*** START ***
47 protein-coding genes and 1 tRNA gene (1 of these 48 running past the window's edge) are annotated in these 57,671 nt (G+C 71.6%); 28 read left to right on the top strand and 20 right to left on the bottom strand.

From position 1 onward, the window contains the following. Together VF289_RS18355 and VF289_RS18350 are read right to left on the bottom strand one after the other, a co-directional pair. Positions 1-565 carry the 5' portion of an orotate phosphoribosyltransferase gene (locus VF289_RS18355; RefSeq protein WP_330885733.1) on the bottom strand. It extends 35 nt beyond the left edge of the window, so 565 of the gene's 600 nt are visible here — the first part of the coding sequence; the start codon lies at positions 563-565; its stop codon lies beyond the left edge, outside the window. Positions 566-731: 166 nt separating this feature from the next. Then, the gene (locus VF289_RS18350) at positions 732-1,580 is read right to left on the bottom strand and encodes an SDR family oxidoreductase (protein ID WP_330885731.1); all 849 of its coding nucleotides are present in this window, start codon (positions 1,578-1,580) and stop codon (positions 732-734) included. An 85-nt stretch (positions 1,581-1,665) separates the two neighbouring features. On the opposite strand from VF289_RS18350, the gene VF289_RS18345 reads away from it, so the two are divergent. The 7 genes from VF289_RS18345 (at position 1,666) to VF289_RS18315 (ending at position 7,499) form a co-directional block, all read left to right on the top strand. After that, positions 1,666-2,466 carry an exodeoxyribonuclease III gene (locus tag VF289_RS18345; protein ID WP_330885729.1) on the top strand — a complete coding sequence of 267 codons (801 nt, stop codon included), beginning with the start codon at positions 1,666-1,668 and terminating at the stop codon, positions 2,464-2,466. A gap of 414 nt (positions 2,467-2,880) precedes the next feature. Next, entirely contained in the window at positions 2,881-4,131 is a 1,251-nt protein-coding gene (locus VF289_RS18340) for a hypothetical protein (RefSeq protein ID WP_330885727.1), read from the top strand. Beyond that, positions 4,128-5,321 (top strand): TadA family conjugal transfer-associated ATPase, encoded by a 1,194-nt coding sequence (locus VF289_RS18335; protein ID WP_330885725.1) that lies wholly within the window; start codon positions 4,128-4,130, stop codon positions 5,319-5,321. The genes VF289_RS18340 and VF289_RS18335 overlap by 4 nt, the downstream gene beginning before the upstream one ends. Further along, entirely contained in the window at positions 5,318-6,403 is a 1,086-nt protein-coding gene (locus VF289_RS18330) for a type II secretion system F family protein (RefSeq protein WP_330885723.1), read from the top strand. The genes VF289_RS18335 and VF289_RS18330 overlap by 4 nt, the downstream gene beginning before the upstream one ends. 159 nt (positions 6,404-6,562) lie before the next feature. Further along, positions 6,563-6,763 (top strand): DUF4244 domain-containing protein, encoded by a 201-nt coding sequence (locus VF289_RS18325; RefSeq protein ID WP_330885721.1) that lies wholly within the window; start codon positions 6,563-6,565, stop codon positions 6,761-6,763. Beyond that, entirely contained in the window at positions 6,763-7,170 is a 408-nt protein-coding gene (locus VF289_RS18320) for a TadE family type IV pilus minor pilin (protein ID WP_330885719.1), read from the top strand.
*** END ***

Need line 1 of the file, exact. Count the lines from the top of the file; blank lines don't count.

47 protein-coding genes and 1 tRNA gene (1 of these 48 running past the window's edge) are annotated in these 57,671 nt (G+C 71.6%); 28 read left to right on the top strand and 20 right to left on the bottom strand.